Musings and Mirth
One of my earliest cinematic memories was Jean-Jaques Beineix’ Betty Blue starring the luminous volcano, Beatrice Dalle. Back in the 80s, believe it or not, cinema was still relatively open to sexuality depicted on screen in a healthy, explicit way. Something happened in the ensuing twenty years to change that. Perhaps PG-13 happened to that. The target demo and biggest money makers in Hollywood are PG-13 movies. Rated R movies aren’t that profitable. Better to keep them on TV.
But the French don’t think like that, as Blue is the Warmest Colour has come along in the long tradition of gorgeous naked sexy French movies featuring women the big screen will never forget. Certainly, Dalle is one of those. And she was the one for me in the 1080s. I wanted to BE her. I wanted to feel as she did with a man. I wanted to be crazy like that (didn’t have to try too hard). But not to the brink of my own demise. Betty Blue is a tragedy. But before it gets to tragedy it is all about wildness, love and beauty and yeah, sex.
The year was 1986. I’d graduated high school three years earlier. Only three years. That would make me around 21 years old. But at that age, I’d never seen anything like what they do in Betty Blue. I’d never seen a French girl with unshaved armpits, not to mention one who dressed like that, carried her body like that and seemed to have no shame in any of it.
The French are so free when it comes to the body, to natural impulses that strobe through our circulatory system. Where did America go so wrong? Why are we so strange in this culture? I know it isn’t only Americans exclusively. I know plenty of French men who are repressed and addicted to porn. But maybe it isn’t even about America vs. France. Maybe it’s just about American film versus French film.
Betty Blue was, to me, a fantasy. As I look back on it now, I think it gets to real passion and love like few other films. It brings me back to it now that I’ve seen the equally erotic and passionate Blue is the Warmest Colour, which is about two girls, not a man and a woman. But, can we just say — leave it to the French to figure it out because we Americans are just not ready to go there in the light of day.
My ideal beauty — or who I wanted to be — was Beatrice Dalle. I still doubt whether I’ve ever seen a more sexy, beautiful woman on screen. I’m not sure what I learned from all of this. It would be years after my 21st year that I would ever make any kind of real progress in the sexuality department. Ironic, since at 21 I was likely in my prime. But the idea of Betty Blue, of that kind of beauty – those colors, that music…even the tragic dive it takes by the end is all of the stuff that life is made on. The sublime and the ridiculous. The desperate and the content. The vulgar and the graceful. It’s all there in this crazy little movie.
Cigarettes, mousse in the hair to keep it up like that, fishnets and black leather boots. Polka dots. Ah, the ’80s.
Hi there, ten people who read this site. You might have noticed my dabbling (“Listen to me, dabble”) in poetry a bit. I figure poetry is one of those things that must find its way out – even it’s bad (as witnessed on this season’s The Bachelorette) – I don’t expect mine to be good but it’s the kind of thing that you’re better off doing than not doing.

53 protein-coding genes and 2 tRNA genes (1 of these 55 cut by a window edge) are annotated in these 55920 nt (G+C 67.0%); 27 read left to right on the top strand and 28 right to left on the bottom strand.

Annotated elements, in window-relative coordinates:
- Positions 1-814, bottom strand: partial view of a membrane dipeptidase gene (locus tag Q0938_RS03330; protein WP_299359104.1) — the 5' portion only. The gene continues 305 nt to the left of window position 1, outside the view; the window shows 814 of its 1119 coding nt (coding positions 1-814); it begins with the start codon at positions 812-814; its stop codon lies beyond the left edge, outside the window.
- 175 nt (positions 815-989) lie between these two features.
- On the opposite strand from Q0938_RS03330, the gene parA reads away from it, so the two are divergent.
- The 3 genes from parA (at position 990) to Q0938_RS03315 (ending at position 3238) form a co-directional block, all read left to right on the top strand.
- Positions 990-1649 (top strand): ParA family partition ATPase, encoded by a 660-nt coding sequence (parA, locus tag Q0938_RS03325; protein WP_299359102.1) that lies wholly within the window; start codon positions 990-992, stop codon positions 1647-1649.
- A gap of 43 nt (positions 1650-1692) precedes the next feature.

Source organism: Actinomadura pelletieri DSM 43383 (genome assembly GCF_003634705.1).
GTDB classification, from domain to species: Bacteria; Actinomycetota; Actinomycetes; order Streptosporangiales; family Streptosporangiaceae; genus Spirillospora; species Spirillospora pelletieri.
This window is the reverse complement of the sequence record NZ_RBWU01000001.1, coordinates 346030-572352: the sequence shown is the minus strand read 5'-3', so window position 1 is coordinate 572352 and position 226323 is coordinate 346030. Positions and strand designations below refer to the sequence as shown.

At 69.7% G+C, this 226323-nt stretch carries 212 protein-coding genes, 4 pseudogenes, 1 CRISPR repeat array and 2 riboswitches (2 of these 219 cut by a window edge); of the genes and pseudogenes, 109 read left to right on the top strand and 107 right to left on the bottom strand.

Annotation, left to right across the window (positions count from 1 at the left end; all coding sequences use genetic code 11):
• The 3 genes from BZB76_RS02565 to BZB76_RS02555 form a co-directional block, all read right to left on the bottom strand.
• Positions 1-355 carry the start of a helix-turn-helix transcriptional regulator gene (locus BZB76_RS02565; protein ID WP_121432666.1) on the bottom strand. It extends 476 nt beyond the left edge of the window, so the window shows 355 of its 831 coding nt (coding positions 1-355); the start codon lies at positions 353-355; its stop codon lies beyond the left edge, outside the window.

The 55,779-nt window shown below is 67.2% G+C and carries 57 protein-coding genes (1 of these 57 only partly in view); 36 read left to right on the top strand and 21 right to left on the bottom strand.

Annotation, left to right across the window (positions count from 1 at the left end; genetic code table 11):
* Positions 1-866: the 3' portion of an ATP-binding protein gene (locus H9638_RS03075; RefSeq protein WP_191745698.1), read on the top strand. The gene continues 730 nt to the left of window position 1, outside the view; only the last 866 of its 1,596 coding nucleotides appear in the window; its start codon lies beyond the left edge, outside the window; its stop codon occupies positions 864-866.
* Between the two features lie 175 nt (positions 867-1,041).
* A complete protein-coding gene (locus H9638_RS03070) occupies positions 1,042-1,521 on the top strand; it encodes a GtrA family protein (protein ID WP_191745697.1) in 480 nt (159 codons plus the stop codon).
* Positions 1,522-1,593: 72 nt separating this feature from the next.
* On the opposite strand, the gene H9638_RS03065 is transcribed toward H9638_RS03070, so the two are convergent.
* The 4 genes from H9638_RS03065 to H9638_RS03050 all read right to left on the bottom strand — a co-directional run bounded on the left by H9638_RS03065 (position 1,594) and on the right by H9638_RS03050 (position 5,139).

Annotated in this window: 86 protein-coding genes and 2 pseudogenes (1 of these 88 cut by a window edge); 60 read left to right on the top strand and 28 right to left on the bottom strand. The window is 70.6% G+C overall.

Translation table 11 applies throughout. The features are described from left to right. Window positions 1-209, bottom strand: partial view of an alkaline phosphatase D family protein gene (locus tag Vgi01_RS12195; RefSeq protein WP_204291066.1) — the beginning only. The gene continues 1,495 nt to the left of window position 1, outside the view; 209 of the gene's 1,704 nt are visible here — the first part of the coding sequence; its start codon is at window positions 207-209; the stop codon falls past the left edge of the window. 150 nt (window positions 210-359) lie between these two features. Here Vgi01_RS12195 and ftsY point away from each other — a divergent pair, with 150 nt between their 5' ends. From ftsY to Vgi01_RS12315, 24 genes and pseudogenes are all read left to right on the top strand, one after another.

But here is a great poem by a great poet – maybe the best or certainly one of the best. His poems are the kinds of things that leave me generally in awe of the human race and our giant brains.
Here’s to opening and upward,to leaf and to sap
here’s to opening and upward,to leaf and to sap
and to your(inmyarms flowering so new)
self whose eyes smell of the sound of rain
and here’s to silent certainly mountains;and to
a disappearing poet of always,snow
and to morning;and to morning’s beautiful friend
twilight(and a first dream called ocean)and
let must or if be damned with whomever’s afraid
down with ought with because every brain
which thinks it thinks,nor dares to feel(but up
with joy;and up with laughing and drunkenness)
here’s to one undiscoverable guess
of whose mad skill each world of blood is made
(whose fatal songs are moving in the moon
Damp clothes, steam rising,
Recorded in sequence–
played back again.
Then once more again.
Once more to yes.
Coming in fresh,
before the sun comes up —
where your hands ran
the roadmap of every curve
of flesh clothed and naked
Fevered hands cupped
the horizon line
You were blind for the touching.
Over and under,
as though it was the last time
they would be there,
rounding the wide oval of my ass,
then back upwards, anchored there
in accidental, unpredictable electricity.
Only words don’t come.
Once again the hands dive back down
Up the side,
down the back, around and up
and back down.
No borders or roadsigns,
no speed limit.
Just the light on the road
taking us there. Again.
When I’m walking the streets of Telluride I can’t not take pictures of dogs. Ask me why — go ahead. Right, no answer except that dogs are just happy to be almost anywhere if they’re being treated kindly. Dogs at Telluride are maybe the happiest I’ve seen anywhere. They are always wagging their tails, smiling, guarding their homes or their owners. They’re so loyal and unique.
They each have their own personalities – you can really see it when you “meet” them on the street.